Today, the U.S. looks less like a functioning and effective empire than an imperial basket case, unable to bring its massive power to bear effectively from Germany to Syria, Iraq to Afghanistan, Libya to the South China Sea, the Crimea to Africa.
If you survey our planet, the situation is remarkably unsettled and confusing. But at least two things stand out, and whatever you make of them, they could be the real news of the first decades of this century. Both are right before our eyes, yet largely unseen.
Over the years, mad Ahab in Herman Melville's most famous novel, Moby-Dick, has been used as an exemplar of unhinged American power, most recently of George W. Bush's disastrous invasion of Iraq. But what's really frightening isn't our Ahabs.
Will the U.S. still be meddling in Afghanistan 30 years from now? If history is any guide, the answer is yes. And if history is any guide, three decades from now most Americans will have only the haziest idea why.
"Chal" was Chalmers Johnson, who died in November 2010. I've regularly wished that I could just pick up the phone and get his mordant take on the vast global surveillance state Washington is building, another instance of what he called "military Keynesianism" run amok.
If the United States were to change its global behavior, it might discover that the calls for early retirement fade. Then, as a more cooperative international player, America could truly enjoy its imperial twilight in the sure knowledge that the deluge is not imminent.
Certainly Edward Snowden's crime is one of public relations. What he did by outing the NSA and its gargantuan surveillance operation was mess hugely with the American image -- the American brand -- with its irresistible combination of might and right.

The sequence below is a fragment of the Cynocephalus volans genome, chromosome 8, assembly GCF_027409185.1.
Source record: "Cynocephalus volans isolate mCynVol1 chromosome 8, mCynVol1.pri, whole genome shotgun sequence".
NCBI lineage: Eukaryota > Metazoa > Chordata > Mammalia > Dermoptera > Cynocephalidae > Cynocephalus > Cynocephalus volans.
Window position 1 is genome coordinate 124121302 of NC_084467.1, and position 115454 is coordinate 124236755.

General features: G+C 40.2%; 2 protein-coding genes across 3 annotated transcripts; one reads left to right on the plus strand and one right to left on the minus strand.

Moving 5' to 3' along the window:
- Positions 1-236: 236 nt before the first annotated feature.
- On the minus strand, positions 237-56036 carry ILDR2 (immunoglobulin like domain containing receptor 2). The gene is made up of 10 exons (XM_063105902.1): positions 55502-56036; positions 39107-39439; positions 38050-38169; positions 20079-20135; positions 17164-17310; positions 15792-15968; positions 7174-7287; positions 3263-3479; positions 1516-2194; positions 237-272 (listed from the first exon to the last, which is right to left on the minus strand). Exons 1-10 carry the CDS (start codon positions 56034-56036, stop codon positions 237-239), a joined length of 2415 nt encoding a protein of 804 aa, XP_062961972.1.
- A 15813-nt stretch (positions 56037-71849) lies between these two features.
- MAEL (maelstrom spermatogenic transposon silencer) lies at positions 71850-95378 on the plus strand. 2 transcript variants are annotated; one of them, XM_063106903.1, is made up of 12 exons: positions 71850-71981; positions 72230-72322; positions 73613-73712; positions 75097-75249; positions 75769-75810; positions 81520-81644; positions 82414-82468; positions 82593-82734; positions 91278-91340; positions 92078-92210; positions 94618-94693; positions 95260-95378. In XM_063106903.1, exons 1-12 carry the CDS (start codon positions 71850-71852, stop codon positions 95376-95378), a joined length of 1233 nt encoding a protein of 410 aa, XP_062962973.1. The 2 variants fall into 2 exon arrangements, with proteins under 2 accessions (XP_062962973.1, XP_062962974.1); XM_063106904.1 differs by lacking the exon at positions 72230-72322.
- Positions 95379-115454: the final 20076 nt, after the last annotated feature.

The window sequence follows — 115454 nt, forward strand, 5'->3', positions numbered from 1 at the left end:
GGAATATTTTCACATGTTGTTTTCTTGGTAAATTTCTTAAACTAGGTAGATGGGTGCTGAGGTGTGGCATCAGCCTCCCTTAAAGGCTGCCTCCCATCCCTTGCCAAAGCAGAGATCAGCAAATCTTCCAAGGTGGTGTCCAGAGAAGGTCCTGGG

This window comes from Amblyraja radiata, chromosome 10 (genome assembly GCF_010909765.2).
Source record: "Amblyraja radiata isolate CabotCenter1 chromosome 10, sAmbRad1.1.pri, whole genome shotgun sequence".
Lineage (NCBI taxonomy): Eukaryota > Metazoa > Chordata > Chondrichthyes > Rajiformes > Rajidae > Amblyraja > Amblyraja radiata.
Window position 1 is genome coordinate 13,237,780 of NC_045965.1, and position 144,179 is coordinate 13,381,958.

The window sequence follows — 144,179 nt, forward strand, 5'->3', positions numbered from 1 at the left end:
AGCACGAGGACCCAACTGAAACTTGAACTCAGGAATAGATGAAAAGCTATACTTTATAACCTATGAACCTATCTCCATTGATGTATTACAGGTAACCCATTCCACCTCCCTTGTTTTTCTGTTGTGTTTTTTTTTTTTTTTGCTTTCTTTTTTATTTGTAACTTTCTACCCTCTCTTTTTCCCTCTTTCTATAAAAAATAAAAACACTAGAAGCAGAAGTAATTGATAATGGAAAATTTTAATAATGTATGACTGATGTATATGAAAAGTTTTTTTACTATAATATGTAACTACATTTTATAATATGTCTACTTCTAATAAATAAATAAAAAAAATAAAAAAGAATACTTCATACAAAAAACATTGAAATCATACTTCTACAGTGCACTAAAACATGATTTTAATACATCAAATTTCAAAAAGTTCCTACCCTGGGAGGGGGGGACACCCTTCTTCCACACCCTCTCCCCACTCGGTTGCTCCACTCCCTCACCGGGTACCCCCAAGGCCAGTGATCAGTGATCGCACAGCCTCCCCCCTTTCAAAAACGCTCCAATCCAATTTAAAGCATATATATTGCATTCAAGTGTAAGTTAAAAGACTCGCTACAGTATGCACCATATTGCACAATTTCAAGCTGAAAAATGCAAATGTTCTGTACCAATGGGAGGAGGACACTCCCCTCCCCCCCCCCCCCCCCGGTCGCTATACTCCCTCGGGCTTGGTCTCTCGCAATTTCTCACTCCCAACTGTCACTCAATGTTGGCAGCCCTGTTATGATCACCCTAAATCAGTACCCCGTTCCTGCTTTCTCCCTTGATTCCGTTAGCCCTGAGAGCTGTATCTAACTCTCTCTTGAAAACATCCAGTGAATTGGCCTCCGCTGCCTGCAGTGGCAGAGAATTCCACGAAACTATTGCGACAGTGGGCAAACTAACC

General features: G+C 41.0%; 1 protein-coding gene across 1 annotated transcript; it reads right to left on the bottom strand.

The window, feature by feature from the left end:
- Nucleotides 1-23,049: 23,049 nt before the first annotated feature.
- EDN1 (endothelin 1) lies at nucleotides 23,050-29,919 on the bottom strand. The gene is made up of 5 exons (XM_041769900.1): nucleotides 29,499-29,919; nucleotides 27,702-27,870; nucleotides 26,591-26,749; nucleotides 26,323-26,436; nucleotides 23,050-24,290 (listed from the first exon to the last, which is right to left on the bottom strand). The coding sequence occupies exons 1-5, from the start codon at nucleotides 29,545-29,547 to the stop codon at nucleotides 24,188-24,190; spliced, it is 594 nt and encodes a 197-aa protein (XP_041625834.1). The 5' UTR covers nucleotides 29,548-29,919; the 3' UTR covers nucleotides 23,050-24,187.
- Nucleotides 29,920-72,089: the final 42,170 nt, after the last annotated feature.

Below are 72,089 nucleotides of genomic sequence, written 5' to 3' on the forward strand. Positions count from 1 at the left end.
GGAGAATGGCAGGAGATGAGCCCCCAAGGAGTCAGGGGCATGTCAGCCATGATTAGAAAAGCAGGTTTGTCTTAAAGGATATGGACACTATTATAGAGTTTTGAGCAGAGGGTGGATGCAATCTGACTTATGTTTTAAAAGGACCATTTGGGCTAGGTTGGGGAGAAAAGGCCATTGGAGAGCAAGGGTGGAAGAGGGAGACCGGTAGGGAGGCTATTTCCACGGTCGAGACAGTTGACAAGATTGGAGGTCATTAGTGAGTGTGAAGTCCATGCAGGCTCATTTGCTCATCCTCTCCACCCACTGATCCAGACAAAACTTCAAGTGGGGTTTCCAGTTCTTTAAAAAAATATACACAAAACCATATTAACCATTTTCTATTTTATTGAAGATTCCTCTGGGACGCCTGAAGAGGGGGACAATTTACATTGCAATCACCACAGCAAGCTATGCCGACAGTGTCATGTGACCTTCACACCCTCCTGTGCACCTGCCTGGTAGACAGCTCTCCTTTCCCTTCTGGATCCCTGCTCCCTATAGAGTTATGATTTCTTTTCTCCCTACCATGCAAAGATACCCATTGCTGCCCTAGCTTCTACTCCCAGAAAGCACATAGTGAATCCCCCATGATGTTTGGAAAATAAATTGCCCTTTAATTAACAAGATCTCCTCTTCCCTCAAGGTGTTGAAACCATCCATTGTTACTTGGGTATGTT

We were an outsider civilization that was going to calm and shape the Arab Middle East. Today our enterprise is in ruin. The Ottoman metaphor is relevant because we tried, however unconsciously, to be like them.
Beyond the spectacle of the presidential race, the Washington consensus pursues business as usual. This is the season in which I wonder, with an ever-intensifying sense of urgency, what it would take to turn our political system into a democracy.
There's no guarantee that drones are a replacement for industrial-scale warfare. Meanwhile, we've endorsed a new expansion of presidential power, green-lighting unilateral and unaccountable authority over who should live and who should die.
The war is over, sort of, but the Big Lie marches on: that democracy is flowering in Iraq, that America is stronger and more secure than ever, that doing what's right is the prime motivator of all our military action.
Is there a democracy at either end of the missiles, warships or troop deployments? Suddenly I'm back on the sidewalk with the Occupy movement, which has arisen to confront the corporatocracy and its subservient media.
I can't remember a time when the U.S. military has been stuck in so many war quagmires at once. Some political leaders must recognize that an empire enforced by war is counterproductive to economic and national security.